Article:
July 18 th


Part 1: What are your signature strengths?


How well do you know yourself? What are your signature strengths? Does your assessment of yourself match what others see?

When we are looking for a job, starting a business, initiating a new project or assembling a new team, it’s important to identify and leverage our strengths. Our strengths also support us when we are making transitions in our lives. So it’s important to know what they are. Too often, we are focused on what needs fixing. Advertising, mass media and politicians send improvement messages daily.

I was talking to a client recently, an executive at a multinational internet retailer. She mentioned how negative the performance review process is in her organization. The focus is on what needs improvement and the process leaves people feeling inadequate. This is common in organizations as well as in families. It has been part of our cultural conditioning. And although there is nothing wrong with improvement, it is even more productive to draw attention to what is going well.

Whether we work in an organization, run our own business, or interact with people in our families and communities, we can build an appreciative muscle. We can begin by modeling and by requesting appreciative feedback. This gives others a chance to focus on what’s working and allows us to learn about how others perceive us.

I have participated in a variety of exercises over the years that have helped me discover my strengths. Here are two easy exercises you can try yourself. The first exercise appears here. The second exercise will arrive in next week’s post.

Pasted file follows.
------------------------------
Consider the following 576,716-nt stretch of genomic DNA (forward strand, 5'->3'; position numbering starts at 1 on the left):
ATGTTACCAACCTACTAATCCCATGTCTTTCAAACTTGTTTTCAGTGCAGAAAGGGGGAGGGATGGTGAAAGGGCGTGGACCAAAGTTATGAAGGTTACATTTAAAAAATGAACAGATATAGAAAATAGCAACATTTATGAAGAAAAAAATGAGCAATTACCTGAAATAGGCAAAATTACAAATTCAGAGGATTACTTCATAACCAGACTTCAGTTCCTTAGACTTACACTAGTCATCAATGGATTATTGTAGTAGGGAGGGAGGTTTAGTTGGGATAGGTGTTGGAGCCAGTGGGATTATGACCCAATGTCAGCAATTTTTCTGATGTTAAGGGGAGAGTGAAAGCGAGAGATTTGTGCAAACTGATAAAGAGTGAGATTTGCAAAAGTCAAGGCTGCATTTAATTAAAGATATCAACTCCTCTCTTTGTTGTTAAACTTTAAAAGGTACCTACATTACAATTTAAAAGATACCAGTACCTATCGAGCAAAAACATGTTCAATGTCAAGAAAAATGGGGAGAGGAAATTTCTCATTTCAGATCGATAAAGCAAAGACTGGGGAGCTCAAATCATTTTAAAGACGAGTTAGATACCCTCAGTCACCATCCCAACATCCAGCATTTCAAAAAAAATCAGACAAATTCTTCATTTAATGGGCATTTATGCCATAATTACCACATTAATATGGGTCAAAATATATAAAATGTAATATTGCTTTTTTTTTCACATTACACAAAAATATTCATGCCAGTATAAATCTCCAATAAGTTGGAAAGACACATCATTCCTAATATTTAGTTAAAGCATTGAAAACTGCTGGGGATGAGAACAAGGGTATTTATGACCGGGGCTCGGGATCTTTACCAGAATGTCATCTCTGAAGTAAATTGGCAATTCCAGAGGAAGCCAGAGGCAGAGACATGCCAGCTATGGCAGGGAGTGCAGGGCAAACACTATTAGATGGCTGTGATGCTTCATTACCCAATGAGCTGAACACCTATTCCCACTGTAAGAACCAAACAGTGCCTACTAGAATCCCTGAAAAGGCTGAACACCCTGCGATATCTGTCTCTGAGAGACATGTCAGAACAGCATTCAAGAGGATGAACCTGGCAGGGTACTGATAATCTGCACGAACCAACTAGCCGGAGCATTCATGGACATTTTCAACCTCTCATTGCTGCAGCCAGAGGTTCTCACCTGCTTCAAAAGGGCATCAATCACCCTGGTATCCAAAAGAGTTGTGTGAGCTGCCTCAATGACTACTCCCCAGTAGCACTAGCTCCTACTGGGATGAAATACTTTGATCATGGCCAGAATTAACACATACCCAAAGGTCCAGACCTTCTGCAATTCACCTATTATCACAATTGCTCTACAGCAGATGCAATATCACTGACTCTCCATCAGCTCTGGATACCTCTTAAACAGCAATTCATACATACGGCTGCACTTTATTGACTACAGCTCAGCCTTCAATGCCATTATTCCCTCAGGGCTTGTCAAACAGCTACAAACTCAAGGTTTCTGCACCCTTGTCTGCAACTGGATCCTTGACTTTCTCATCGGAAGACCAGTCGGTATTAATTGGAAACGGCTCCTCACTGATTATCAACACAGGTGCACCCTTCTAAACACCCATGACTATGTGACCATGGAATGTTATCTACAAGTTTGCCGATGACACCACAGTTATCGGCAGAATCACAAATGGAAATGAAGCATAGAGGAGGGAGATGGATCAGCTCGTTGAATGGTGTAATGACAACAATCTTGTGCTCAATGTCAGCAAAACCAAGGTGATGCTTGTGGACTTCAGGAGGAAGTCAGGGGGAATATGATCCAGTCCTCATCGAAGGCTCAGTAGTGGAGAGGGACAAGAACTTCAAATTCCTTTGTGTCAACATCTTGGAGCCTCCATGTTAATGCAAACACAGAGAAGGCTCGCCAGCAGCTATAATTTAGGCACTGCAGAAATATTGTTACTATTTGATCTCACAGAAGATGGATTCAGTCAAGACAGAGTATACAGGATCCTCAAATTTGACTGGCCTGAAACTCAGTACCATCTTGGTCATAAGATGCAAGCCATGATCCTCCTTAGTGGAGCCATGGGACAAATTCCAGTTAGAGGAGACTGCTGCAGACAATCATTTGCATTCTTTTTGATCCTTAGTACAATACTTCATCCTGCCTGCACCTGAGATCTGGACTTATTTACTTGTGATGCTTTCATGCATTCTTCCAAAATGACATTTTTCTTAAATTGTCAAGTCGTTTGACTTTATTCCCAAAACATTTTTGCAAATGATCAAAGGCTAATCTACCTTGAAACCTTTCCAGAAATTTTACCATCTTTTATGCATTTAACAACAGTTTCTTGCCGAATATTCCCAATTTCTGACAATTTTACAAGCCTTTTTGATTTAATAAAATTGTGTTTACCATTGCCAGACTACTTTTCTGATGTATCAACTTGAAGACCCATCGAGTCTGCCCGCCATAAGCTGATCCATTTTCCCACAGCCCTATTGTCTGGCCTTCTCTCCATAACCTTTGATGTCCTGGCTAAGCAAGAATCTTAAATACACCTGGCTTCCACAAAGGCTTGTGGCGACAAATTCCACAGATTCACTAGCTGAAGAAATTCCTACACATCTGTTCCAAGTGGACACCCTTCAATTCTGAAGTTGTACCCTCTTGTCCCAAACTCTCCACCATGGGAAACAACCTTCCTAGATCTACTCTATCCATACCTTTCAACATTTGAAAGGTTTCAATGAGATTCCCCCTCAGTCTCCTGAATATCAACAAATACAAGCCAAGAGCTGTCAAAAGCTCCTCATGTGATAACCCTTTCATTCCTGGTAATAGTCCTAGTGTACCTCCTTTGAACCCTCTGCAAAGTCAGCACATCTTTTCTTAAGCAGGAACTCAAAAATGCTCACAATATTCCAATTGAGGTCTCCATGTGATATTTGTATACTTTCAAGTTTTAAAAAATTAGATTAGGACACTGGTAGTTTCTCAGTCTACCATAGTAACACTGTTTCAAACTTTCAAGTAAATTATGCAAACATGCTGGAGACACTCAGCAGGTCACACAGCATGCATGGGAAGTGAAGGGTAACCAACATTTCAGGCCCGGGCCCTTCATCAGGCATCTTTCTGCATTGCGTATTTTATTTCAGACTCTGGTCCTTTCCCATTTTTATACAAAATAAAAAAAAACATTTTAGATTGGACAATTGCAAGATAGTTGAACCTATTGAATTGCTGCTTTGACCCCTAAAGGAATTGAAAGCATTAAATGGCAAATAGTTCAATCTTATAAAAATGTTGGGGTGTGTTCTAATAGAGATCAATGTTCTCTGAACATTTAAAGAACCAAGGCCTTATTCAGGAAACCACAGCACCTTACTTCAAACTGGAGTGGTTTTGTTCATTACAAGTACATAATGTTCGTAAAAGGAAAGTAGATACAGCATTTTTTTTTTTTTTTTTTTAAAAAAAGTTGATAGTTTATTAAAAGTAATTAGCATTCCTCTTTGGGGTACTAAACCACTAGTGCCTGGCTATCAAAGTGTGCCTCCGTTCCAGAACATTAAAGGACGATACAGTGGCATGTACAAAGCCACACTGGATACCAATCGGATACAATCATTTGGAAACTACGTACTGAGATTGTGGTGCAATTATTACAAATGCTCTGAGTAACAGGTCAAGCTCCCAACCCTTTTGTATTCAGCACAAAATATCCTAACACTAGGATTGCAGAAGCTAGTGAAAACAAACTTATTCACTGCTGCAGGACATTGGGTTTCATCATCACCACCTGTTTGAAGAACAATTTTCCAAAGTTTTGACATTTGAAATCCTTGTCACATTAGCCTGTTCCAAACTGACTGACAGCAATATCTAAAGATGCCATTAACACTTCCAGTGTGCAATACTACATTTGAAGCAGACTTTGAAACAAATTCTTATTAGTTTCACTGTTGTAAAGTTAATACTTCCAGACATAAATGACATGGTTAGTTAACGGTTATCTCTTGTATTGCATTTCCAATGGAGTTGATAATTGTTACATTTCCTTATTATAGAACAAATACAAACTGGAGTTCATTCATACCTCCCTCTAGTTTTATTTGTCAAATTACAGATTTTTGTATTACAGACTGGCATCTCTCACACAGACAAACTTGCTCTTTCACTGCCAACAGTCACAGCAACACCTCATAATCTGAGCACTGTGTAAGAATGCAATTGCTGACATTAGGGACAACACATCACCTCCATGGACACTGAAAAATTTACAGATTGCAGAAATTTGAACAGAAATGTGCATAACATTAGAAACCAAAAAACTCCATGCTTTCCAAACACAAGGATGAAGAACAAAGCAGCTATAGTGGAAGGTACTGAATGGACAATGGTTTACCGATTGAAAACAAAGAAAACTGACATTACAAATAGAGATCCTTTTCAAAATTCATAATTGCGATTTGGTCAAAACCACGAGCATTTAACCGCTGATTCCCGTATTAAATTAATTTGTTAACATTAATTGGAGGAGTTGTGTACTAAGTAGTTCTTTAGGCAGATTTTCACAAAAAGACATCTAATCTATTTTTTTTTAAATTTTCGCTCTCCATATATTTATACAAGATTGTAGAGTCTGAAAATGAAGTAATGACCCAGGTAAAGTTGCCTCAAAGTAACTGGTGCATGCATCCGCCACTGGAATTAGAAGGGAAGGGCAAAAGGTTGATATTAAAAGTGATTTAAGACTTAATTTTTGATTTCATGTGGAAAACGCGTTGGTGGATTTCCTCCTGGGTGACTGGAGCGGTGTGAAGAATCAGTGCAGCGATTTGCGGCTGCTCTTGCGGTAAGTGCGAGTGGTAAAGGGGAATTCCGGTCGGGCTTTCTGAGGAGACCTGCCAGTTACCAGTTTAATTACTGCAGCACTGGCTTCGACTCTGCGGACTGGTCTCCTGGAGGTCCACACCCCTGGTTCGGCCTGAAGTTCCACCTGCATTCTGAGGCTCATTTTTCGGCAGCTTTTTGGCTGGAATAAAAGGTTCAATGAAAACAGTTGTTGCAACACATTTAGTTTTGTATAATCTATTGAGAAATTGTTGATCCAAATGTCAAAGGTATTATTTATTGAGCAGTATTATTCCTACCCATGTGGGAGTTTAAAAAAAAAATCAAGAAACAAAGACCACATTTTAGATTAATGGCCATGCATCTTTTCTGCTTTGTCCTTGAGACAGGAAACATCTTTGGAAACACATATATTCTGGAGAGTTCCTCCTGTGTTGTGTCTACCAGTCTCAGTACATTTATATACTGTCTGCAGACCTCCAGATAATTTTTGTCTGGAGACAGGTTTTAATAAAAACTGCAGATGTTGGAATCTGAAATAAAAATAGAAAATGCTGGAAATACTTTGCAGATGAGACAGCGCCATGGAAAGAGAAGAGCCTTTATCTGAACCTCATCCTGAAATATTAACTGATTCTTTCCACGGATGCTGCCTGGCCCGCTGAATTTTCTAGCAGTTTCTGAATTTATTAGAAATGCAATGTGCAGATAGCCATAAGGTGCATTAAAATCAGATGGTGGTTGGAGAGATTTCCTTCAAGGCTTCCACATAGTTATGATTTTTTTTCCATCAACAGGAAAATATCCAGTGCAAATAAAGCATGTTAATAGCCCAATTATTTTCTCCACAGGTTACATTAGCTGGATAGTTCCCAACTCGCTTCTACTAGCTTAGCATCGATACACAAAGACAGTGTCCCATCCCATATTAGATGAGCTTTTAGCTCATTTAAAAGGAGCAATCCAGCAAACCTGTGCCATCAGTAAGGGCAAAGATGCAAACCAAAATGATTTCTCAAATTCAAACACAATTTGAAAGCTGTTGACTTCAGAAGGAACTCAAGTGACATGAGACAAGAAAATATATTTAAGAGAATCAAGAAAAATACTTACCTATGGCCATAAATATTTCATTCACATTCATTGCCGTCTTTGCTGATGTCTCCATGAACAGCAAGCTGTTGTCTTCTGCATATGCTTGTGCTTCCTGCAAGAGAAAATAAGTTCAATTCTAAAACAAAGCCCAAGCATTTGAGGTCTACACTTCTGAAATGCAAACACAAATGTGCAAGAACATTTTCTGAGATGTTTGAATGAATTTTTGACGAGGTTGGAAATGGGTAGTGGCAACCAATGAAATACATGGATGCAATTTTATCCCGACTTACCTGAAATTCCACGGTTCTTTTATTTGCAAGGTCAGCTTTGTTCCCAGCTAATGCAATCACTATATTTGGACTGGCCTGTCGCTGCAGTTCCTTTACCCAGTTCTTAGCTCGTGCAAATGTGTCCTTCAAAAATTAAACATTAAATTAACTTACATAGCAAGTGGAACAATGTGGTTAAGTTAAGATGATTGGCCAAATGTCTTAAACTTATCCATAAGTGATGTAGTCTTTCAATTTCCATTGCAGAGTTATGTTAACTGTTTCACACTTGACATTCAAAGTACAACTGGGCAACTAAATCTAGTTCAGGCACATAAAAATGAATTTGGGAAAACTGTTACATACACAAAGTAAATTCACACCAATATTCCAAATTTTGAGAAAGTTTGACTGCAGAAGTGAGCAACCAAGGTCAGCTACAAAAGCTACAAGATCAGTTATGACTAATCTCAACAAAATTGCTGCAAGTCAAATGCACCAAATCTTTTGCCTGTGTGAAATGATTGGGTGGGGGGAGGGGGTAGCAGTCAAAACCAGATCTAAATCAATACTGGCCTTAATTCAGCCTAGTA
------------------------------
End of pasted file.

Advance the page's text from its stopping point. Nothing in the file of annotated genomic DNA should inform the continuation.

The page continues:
Exercise #1: Conduct your own personal Appreciative Inquiry 360

Don the cap of a researcher. Identify five people from different areas of your life (e.g., parent, sibling, significant other, long-time friend, new friend, colleague, supervisor, direct report, client, business partner … you get the idea). Choose a variety of people who will be reflective and are willing to be honest with you. Ask them:

  • What do you most appreciate about me? Request specific examples.
  • What do you see as my unique and hallmark strengths? Specific examples.
  • What is it like to be with me when I am engaging my top strengths?
  • If you had one wish (just one) for me, what would it be? (often this reflects a strength overdone)

You can do this in person, by phone, skype, or over email. You can get some quick information over social media too, but a short interview can yield the juiciest material.

During the conversation, be as objective and curious as possible. Pretend you are conducting research for someone other than yourself. Ask follow-up questions from a place of openness. If reactivity comes up (e.g., you feel irritated or your body tightens), just notice it, breathe, and let it go. This is not a time to cross-examine or defend. Stay open and curious and have fun with the exercise.